Teaching middle school requires a lot of different skills, but perhaps the most important one is to connect with students, partly because it's far easier to teach someone actually wants to be in your classroom and partly because effective teaching is about so much more than just academics. A teacher might be the most caring, stable, trustworthy adult in some students' lives. What looks like silly fun and games in a classroom can actually help students feel safe and welcomed and valued, knowing that a teacher cares enough to try to make learning as enjoyable as possible. Plus, shared laughter in a classroom helps build a community of engaged learners, which is exactly what a classroom should be.

Keep up the awesome work, Ms. Allen, both in the classroom and in the comment section.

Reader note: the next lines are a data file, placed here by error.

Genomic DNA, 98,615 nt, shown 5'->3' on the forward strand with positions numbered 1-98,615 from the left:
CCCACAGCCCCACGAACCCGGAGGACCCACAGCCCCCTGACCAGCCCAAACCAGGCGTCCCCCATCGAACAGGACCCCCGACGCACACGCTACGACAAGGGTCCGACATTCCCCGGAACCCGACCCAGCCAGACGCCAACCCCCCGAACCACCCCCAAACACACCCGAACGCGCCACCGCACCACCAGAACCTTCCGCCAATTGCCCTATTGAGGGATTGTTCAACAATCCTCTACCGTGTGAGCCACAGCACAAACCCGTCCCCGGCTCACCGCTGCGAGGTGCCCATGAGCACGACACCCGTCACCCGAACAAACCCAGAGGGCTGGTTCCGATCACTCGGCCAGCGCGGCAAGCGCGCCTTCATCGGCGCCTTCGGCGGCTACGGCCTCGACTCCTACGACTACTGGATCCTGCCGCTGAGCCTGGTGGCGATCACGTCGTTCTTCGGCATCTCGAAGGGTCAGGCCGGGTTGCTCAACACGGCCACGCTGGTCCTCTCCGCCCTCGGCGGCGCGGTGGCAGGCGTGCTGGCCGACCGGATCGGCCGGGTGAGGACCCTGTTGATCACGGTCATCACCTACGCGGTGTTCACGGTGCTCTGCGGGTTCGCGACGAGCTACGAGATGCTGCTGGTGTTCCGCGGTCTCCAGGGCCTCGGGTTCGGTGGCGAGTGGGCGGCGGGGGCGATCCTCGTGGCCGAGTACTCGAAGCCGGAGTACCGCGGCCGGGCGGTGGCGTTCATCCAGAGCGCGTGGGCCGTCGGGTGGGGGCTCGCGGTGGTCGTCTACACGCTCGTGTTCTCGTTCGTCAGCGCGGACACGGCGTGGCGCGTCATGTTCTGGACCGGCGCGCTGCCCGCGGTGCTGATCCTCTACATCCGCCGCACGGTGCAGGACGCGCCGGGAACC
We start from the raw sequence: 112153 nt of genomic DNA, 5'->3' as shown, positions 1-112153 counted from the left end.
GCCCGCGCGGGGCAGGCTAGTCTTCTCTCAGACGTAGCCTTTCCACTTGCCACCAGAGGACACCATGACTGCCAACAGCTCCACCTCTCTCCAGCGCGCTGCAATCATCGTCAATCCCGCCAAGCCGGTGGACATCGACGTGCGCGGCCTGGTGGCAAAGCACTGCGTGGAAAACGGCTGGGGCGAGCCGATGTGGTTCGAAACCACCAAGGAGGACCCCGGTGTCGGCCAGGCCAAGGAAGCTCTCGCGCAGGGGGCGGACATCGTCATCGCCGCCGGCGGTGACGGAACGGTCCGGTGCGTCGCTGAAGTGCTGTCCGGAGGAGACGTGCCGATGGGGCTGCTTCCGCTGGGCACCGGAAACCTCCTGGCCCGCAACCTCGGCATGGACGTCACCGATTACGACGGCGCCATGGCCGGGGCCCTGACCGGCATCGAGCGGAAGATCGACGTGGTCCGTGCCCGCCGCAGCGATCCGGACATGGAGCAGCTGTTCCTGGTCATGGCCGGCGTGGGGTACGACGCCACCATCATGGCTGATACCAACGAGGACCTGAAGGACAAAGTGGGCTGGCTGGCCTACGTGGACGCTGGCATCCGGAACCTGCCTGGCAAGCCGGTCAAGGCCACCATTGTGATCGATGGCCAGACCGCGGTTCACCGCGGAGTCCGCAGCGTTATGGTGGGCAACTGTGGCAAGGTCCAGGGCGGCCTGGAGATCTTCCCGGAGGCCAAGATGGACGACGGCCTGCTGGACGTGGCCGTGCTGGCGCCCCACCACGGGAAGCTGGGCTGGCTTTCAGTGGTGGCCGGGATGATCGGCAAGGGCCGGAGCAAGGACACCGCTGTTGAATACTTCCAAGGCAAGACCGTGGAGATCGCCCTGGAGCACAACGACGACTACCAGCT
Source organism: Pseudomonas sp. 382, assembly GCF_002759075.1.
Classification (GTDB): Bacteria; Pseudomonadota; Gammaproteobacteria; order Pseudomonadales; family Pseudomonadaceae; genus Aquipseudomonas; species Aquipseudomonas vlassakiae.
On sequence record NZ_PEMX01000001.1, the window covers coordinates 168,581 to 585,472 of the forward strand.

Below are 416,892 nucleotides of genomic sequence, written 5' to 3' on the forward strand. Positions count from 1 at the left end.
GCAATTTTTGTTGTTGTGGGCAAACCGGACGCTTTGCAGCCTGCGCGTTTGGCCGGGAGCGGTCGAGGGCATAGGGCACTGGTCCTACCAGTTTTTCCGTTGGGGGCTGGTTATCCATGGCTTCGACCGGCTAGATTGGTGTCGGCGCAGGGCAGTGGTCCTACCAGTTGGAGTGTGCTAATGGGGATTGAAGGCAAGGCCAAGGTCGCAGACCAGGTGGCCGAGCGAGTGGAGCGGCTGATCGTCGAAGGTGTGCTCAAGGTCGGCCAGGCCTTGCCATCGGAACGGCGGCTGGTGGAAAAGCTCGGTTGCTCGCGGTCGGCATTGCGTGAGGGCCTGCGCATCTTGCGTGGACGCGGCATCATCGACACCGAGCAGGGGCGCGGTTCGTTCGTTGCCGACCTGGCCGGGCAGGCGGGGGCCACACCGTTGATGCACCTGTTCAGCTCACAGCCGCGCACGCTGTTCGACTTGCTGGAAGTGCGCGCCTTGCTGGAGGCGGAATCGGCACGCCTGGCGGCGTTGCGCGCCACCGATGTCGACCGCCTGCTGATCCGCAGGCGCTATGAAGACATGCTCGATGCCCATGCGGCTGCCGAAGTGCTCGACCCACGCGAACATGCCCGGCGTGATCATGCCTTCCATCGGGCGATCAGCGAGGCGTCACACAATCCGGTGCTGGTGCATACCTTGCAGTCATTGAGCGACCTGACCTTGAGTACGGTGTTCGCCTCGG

You can follow Amy Allen on TikTok and YouTube.

Pop Culture

Why Gotye gave up $10 million in ad revenue from his 'Somebody That I Used to Know' video

The humble singer-songwriter's story is a cautionary tale of viral fame.

Gotye's "Somebody That I Used to Know" video has 2.2 billion views on YouTube.

For most musicians, creating a hit song and making it big on the international stage would be living the dream. For Gotye, it turned out to be a bit of a nightmare.

Gotye is the stage name of Wouter "Wally" De Backer, the singer-songwriter behind the 2011 smash hit song, "Somebody That I Used to Know." The music video for the song becoming one of YouTube's most-liked videos, and with 2.2 billion views, the video could have earned over $10 million in ad revenue.

But De Backer has refused to place ads on it, saying, "I'm not interested in selling my music. That's the reason I don't put ads on my YouTube channel, which seems strange to people in today's climate, but that is a decision you can make. I'm like that with all my music."